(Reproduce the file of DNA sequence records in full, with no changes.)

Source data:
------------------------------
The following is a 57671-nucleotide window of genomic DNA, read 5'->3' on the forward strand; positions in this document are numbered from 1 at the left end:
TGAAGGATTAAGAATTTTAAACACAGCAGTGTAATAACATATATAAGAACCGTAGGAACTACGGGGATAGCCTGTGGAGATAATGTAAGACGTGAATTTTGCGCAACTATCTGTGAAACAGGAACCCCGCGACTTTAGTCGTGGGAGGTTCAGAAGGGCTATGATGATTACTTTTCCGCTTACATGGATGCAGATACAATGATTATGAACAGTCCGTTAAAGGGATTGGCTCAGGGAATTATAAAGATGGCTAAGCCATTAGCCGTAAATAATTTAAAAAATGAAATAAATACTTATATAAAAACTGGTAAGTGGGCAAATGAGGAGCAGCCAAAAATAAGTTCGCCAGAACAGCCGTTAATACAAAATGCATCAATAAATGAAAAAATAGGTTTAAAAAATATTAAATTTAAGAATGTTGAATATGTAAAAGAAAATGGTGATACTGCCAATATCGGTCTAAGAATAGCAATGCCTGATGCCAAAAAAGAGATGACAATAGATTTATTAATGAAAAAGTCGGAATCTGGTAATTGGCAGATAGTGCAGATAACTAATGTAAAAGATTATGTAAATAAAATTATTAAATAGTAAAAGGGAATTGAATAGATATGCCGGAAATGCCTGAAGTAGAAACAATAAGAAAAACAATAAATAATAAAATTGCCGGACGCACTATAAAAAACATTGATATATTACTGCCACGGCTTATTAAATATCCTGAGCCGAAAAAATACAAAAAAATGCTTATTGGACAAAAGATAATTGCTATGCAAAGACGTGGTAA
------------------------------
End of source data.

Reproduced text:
The following is a 57671-nucleotide window of genomic DNA, read 5'->3' on the forward strand; positions in this document are numbered from 1 at the left end:
TGAAGGATTAAGAATTTTAAACACAGCAGTGTAATAACATATATAAGAACCGTAGGAACTACGGGGATAGCCTGTGGAGATAATGTAAGACGTGAATTTTGCGCAACTATCTGTGAAACAGGAACCCCGCGACTTTAGTCGTGGGAGGTTCAGAAGGGCTATGATGATTACTTTTCCGCTTACATGGATGCAGATACAATGATTATGAACAGTCCGTTAAAGGGATTGGCTCAGGGAATTATAAAGATGGCTAAGCCATTAGCCGTAAATAATTTAAAAAATGAAATAAATACTTATATAAAAACTGGTAAGTGGGCAAATGAGGAGCAGCCAAAAATAAGTTCGCCAGAACAGCCGTTAATACAAAATGCATCAATAAATGAAAAAATAGGTTTAAAAAATATTAAATTTAAGAATGTTGAATATGTAAAAGAAAATGGTGATACTGCCAATATCGGTCTAAGAATAGCAATGCCTGATGCCAAAAAAGAGATGACAATAGATTTATTAATGAAAAAGTCGGAATCTGGTAATTGGCAGATAGTGCAGATAACTAATGTAAAAGATTATGTAAATAAAATTATTAAATAGTAAAAGGGAATTGAATAGATATGCCGGAAATGCCTGAAGTAGAAACAATAAGAAAAACAATAAATAATAAAATTGCCGGACGCACTATAAAAAACATTGATATATTACTGCCACGGCTTATTAAATATCCTGAGCCGAAAAAATACAAAAAAATGCTTATTGGACAAAAGATAATTGCTATGCAAAGACGTGGTAA